The Vatican recognizes that all people have a right to information and communication, which is vital in the life of all democratic societies, Archbishop Celestino Migliore told a United Nations committee Oct. 13.
The archbishop expressed his hope that the Second Phase of the UN World Summit on the Information Society, to be held in Tunis shortly, will lead to "further concrete efforts to build a more inclusive digital society, which will reduce the widespread ‘info-poverty’.
"It would be well if a new dynamic were created which goes beyond the political and commercial logic usually at play in these fields," he said.
The Vatican’s permanent observer at the UN said access to communication should not depend upon wealth, education, or political power. "The right to communicate is the right of all," he said.
The archbishop addressed the justice issues related to the Information Society, characterized by communications media and new technologies. New technologies, he said, have an important role to play in the advancement of the poor and in the promotion of their point of view before the world’s decision makers, said the archbishop.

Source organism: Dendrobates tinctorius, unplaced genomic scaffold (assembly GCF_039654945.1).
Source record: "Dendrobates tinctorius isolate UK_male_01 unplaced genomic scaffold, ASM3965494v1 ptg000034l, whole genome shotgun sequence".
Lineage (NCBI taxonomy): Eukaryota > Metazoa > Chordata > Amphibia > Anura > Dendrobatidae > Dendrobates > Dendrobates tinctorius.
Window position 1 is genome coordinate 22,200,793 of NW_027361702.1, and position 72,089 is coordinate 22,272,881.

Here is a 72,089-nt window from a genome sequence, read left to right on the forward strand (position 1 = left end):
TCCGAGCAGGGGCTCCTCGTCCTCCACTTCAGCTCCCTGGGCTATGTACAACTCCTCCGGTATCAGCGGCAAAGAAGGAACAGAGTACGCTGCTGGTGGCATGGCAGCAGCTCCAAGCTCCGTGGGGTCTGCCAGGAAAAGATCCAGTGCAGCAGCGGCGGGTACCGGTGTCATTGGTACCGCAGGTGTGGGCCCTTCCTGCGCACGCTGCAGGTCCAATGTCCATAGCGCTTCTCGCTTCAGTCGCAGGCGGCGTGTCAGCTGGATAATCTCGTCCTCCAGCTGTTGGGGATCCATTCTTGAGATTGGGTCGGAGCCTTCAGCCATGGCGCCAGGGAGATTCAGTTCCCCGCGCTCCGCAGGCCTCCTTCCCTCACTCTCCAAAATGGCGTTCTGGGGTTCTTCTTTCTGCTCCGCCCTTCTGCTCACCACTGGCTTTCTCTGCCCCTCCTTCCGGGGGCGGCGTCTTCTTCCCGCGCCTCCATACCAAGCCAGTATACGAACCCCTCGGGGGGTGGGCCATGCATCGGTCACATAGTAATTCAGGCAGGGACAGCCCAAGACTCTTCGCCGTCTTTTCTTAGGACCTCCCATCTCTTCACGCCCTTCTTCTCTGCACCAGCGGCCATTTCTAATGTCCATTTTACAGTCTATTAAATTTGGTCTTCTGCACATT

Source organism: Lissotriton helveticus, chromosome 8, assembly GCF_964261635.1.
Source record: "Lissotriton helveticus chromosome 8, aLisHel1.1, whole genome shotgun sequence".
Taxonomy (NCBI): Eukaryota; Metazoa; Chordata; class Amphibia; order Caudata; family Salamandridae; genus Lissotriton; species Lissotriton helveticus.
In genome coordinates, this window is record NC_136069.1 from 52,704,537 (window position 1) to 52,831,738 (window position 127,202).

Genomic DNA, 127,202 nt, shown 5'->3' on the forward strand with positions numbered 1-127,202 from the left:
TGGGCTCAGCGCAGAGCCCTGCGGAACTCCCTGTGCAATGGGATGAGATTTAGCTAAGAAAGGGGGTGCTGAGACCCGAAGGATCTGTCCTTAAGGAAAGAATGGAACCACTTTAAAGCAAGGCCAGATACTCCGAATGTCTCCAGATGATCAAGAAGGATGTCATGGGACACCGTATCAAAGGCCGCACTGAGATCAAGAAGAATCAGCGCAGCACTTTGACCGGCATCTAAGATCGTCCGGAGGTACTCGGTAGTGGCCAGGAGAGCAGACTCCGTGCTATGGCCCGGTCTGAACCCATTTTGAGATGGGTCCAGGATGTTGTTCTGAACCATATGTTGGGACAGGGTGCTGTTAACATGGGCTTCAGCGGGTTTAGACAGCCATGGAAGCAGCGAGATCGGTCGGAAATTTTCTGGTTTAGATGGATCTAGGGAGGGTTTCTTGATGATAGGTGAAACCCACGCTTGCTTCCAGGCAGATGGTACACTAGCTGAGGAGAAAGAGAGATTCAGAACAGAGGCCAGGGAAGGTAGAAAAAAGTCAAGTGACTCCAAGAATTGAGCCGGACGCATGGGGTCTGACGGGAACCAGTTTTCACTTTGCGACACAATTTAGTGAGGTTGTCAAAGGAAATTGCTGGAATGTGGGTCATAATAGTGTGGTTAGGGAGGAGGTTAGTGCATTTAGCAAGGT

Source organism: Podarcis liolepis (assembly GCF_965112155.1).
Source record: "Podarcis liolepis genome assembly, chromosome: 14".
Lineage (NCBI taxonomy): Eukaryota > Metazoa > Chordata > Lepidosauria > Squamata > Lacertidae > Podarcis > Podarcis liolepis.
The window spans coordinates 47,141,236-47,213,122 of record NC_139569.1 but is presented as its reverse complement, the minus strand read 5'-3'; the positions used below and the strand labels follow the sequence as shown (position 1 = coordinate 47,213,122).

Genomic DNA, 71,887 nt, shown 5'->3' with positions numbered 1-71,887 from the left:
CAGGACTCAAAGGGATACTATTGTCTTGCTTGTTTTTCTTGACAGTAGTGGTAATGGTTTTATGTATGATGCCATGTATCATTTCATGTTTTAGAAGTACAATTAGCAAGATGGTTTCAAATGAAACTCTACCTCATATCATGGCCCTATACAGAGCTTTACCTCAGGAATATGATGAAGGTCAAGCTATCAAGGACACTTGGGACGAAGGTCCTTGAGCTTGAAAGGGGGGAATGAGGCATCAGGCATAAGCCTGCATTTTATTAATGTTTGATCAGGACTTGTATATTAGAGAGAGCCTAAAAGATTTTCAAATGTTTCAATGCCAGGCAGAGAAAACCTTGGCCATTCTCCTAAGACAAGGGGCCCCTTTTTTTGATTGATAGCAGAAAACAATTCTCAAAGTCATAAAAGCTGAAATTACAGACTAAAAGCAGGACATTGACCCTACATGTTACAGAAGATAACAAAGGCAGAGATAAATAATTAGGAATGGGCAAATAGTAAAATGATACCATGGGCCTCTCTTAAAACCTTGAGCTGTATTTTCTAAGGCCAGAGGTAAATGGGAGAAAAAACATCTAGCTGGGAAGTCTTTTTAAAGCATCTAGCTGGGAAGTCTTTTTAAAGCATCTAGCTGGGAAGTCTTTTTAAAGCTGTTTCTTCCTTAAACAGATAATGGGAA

"Knowledge is essential in establishing presence in the international marketplace, and is key to participating in the global economy of which the Internet is an increasingly important vehicle," he said.
He spoke of a successful Vatican-sponsored initiative in South America, called the Digital Network of the Church in Latin America (RIAL), which promotes digital technologies and media education, especially in poor areas. The Holy See also supports the continued promotion of the traditional role of libraries and radios in formation.
The archbishop emphasized the need to protect children and young people from the increase of violence, intolerance and pornography that is being published and broadcast.
He said people must also address whether technological progress helps humanity grow in dignity, responsibility and openness to others.